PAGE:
Both public and private sector healthcare in Kuwait is of a high standard. The Kuwaiti government, via the Ministry of Health and other organisations (such as the Public Authority for Social Security), are investing in some world class new facilities. For example, at the Al Sabah Specialty Medical Area in Kuwait City, it is building a new maternity hospital.
The Public Authority for Social Security is currently establishing its own medical cities. It is also improving digital infrastructure, with the establishment of an e-link between healthcare centres and hospitals.
If you are resident in the country, you should have little difficulty in accessing good quality healthcare. However, be aware that access to facilities for expats is changing.
Public healthcare in Kuwait
Kuwait currently spends around 4% of its GDP on healthcare. The public sector is the primary driver of healthcare expenditure, accounting for 84% of the roughly KD 2.5 billion ($8.23 billion) spent per annum. Mortality rates are comparable with those of other highly developed countries, with 2.7/1000 adult deaths and 8.1/1000 infant deaths (for live births).
Rates of non-communicable diseases, such as obesity and diabetes, are extremely high. They constitute a large percentage of the country’s disease burden. Hitherto, however, investment has been in new facilities and infrastructure, as well as the expansion of existing facilities, rather than in preventative health campaigns. More effort may be needed to address these problems.
The system has experienced a degree of scandal, with the Overseas Medical Programme (funding medical tourism for Kuwaitis in need of treatment) coming under fire, due to alleged abuses. This does not, however, affect expats, who have not been eligible for the programme.
The 2035 New Kuwait Vision is designed to implement hybrid healthcare and digitised systems. In recent years, local Kuwaitis have essentially been competing for public healthcare access. This is due to the high number of overseas workers in the country, who make up around 7% of the population. Medical tourism has also been an issue, with expats availing themselves of the high quality public medical care in Kuwait on visitor’s visas. One report counted 620,000 visitors using the public health system without paying any charges.
The authorities are now making changes, so that expats can no longer use public healthcare so extensively. They are building a number of private hospitals for expats and overseas visitors, known as ‘Dhaman’ centres. The first one of these came online in 2019, and there are more in the pipeline.
At the time of writing, expats can still access some public healthcare, but it is becoming increasingly restricted. Some clinics now offer Kuwaiti-only appointment slots. As an expat, you will also have to pay higher medical fees.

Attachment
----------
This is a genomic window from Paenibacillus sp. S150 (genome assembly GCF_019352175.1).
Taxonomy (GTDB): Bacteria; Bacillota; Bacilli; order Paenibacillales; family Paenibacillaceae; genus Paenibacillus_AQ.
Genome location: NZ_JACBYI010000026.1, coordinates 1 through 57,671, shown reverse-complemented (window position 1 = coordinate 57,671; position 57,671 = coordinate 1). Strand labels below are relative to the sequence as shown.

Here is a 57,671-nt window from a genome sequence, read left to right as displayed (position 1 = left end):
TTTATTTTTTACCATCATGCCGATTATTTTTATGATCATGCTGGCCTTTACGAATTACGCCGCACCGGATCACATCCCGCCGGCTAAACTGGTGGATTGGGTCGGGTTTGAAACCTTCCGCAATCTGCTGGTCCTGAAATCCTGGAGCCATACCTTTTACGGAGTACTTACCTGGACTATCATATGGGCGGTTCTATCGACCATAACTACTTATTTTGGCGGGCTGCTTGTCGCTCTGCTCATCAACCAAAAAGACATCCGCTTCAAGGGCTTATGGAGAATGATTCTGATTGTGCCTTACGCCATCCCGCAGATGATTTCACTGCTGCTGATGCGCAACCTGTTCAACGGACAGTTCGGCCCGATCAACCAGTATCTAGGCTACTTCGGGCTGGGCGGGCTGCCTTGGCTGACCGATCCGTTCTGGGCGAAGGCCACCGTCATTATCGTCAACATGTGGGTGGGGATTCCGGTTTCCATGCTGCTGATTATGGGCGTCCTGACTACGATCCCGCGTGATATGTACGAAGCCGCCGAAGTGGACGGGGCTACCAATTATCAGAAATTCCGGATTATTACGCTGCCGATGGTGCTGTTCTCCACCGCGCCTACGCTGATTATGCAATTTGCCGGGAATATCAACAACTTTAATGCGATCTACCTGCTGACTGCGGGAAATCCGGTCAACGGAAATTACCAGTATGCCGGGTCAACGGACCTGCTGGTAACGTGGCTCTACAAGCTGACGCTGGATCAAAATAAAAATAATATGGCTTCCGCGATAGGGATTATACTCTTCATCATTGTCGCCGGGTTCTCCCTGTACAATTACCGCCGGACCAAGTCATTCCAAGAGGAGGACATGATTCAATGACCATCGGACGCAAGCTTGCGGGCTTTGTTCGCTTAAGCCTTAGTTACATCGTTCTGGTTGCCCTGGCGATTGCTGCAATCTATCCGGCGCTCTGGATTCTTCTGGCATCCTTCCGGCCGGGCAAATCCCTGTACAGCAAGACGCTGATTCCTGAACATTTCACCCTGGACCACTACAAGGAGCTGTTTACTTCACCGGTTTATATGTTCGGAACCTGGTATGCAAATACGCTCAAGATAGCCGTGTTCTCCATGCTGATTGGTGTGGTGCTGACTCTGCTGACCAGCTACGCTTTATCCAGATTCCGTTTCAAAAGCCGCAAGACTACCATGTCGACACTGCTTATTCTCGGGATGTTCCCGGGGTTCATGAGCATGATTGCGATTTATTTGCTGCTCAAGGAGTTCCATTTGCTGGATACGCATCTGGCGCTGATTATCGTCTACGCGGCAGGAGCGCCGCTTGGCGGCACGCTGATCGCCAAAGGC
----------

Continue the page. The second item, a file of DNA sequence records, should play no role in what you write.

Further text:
The growth of the private sector is having a knock-on effect on the public sector. There is an increasing shortage of doctors, as more medics move into the private sector.
Private healthcare in Kuwait
Once the new scheme has come fully online, as an expat, you will have a choice between private clinics and the Dhaman public/private facilities.
Dhaman, the Health Assurance Hospitals Company, was established by ministerial decree, as part of the development plan set forth for the State of Kuwait. It is structured as a public-private-partnership (PPP) entity, regulated by the Kuwait Authority for Partnership Projects (KAPP). It has pledged capital of KD 230 million (Social Security at 24%, Arabi Holding Group at 26%, and 50% of shares to be allocated to Kuwaiti nationals).
Dhaman hospitals will be located in three major governorates: Al Ahmadi, Al Jahra, and Al Farwaniya. They will offer services, such as:
- Internal medicine
- Operating rooms
- Central laboratories
Dhaman will also offer primary care services, including:
- Health promotion
- Disease prevention
- Health maintenance
- Patient education
- Treatment of acute and chronic illnesses
The new Dhaman complex in Hawally offers 20 clinics, covering:
- Family medicine
- Preventive services
- Health education
- Acute and chronic diseases
- Dental services
- Digital x-ray
- Laboratory and pharmaceutical services
Dhaman centres will not cost much more than the public sector, although a little more than the current public cost of KWD 2 to KWD 5 (US$6 to US$16). Laboratory, radiology, pharmacy and some other basic tests will be free. Hawally is, however, charging private sector prices at the moment.
The relationship between Dhaman and other insurance companies has not yet been clarified. The programme itself will operate as a government-run insurance scheme. Premium for the cover will be set at KD130 (US$428) per year, but expats may choose to take out private health coverage as well. It is not yet clear quite how the new scheme will work, and it has been controversial. Keep an eye on the news for information about any changes.
Other big new projects are being implemented as well, such as the Kuwait Children’s Hospital (KCH), with the aim of delivering high quality tertiary paediatric care. This $544 million joint venture intends to provide 792 beds on a site in the Al-Sabah Health Region. The beds will be dedicated to neonatal intensive care, plus there will be 30 operating rooms and seven CT scanners. The project is due for completion in 2023.
Also due for completion in 2023 is a hospital in the new Sabah Al-Ahmad residential area, located in the southern end of Kuwait. This is a Ministry of Health project dedicated to dialysis, physiotherapy and surgical operations, and it will have an outpatient department.
Overall, therefore, you will find plenty of high quality medical provision during your stay in Kuwait.